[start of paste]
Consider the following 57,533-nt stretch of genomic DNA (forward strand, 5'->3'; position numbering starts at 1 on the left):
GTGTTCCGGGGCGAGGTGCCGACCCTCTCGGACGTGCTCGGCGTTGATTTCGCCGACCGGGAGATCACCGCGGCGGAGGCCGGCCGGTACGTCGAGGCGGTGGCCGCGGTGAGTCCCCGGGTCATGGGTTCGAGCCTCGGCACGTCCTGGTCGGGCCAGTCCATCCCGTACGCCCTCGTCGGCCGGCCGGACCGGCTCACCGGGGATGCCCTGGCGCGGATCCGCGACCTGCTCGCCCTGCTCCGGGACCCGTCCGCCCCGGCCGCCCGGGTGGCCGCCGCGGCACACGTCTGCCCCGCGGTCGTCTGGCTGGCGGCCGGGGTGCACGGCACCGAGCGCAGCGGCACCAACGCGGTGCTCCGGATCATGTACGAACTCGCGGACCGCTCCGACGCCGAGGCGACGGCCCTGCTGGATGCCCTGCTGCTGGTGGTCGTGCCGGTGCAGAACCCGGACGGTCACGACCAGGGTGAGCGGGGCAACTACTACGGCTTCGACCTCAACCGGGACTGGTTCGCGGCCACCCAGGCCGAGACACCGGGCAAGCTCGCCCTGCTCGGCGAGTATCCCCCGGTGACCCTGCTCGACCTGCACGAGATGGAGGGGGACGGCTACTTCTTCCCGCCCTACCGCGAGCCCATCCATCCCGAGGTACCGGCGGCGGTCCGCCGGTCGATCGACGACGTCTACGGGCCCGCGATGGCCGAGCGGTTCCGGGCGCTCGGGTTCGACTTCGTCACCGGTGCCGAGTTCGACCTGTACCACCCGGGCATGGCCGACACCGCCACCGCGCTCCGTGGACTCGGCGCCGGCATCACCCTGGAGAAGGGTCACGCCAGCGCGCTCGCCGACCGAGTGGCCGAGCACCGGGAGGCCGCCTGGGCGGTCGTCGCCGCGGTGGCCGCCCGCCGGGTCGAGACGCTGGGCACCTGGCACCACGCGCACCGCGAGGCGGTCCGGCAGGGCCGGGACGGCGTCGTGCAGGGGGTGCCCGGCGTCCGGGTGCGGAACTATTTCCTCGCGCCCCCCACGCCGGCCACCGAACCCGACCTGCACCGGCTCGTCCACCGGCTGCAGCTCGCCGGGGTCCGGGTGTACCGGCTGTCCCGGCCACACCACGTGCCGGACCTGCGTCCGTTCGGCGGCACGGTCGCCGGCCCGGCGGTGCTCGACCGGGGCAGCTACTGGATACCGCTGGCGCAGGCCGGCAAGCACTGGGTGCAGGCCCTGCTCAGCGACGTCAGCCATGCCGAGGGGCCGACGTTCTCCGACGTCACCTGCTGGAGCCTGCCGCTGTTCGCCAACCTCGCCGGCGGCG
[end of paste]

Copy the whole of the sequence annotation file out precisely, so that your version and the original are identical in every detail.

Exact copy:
Consider the following 57,533-nt stretch of genomic DNA (forward strand, 5'->3'; position numbering starts at 1 on the left):
GTGTTCCGGGGCGAGGTGCCGACCCTCTCGGACGTGCTCGGCGTTGATTTCGCCGACCGGGAGATCACCGCGGCGGAGGCCGGCCGGTACGTCGAGGCGGTGGCCGCGGTGAGTCCCCGGGTCATGGGTTCGAGCCTCGGCACGTCCTGGTCGGGCCAGTCCATCCCGTACGCCCTCGTCGGCCGGCCGGACCGGCTCACCGGGGATGCCCTGGCGCGGATCCGCGACCTGCTCGCCCTGCTCCGGGACCCGTCCGCCCCGGCCGCCCGGGTGGCCGCCGCGGCACACGTCTGCCCCGCGGTCGTCTGGCTGGCGGCCGGGGTGCACGGCACCGAGCGCAGCGGCACCAACGCGGTGCTCCGGATCATGTACGAACTCGCGGACCGCTCCGACGCCGAGGCGACGGCCCTGCTGGATGCCCTGCTGCTGGTGGTCGTGCCGGTGCAGAACCCGGACGGTCACGACCAGGGTGAGCGGGGCAACTACTACGGCTTCGACCTCAACCGGGACTGGTTCGCGGCCACCCAGGCCGAGACACCGGGCAAGCTCGCCCTGCTCGGCGAGTATCCCCCGGTGACCCTGCTCGACCTGCACGAGATGGAGGGGGACGGCTACTTCTTCCCGCCCTACCGCGAGCCCATCCATCCCGAGGTACCGGCGGCGGTCCGCCGGTCGATCGACGACGTCTACGGGCCCGCGATGGCCGAGCGGTTCCGGGCGCTCGGGTTCGACTTCGTCACCGGTGCCGAGTTCGACCTGTACCACCCGGGCATGGCCGACACCGCCACCGCGCTCCGTGGACTCGGCGCCGGCATCACCCTGGAGAAGGGTCACGCCAGCGCGCTCGCCGACCGAGTGGCCGAGCACCGGGAGGCCGCCTGGGCGGTCGTCGCCGCGGTGGCCGCCCGCCGGGTCGAGACGCTGGGCACCTGGCACCACGCGCACCGCGAGGCGGTCCGGCAGGGCCGGGACGGCGTCGTGCAGGGGGTGCCCGGCGTCCGGGTGCGGAACTATTTCCTCGCGCCCCCCACGCCGGCCACCGAACCCGACCTGCACCGGCTCGTCCACCGGCTGCAGCTCGCCGGGGTCCGGGTGTACCGGCTGTCCCGGCCACACCACGTGCCGGACCTGCGTCCGTTCGGCGGCACGGTCGCCGGCCCGGCGGTGCTCGACCGGGGCAGCTACTGGATACCGCTGGCGCAGGCCGGCAAGCACTGGGTGCAGGCCCTGCTCAGCGACGTCAGCCATGCCGAGGGGCCGACGTTCTCCGACGTCACCTGCTGGAGCCTGCCGCTGTTCGCCAACCTCGCCGGCGGCG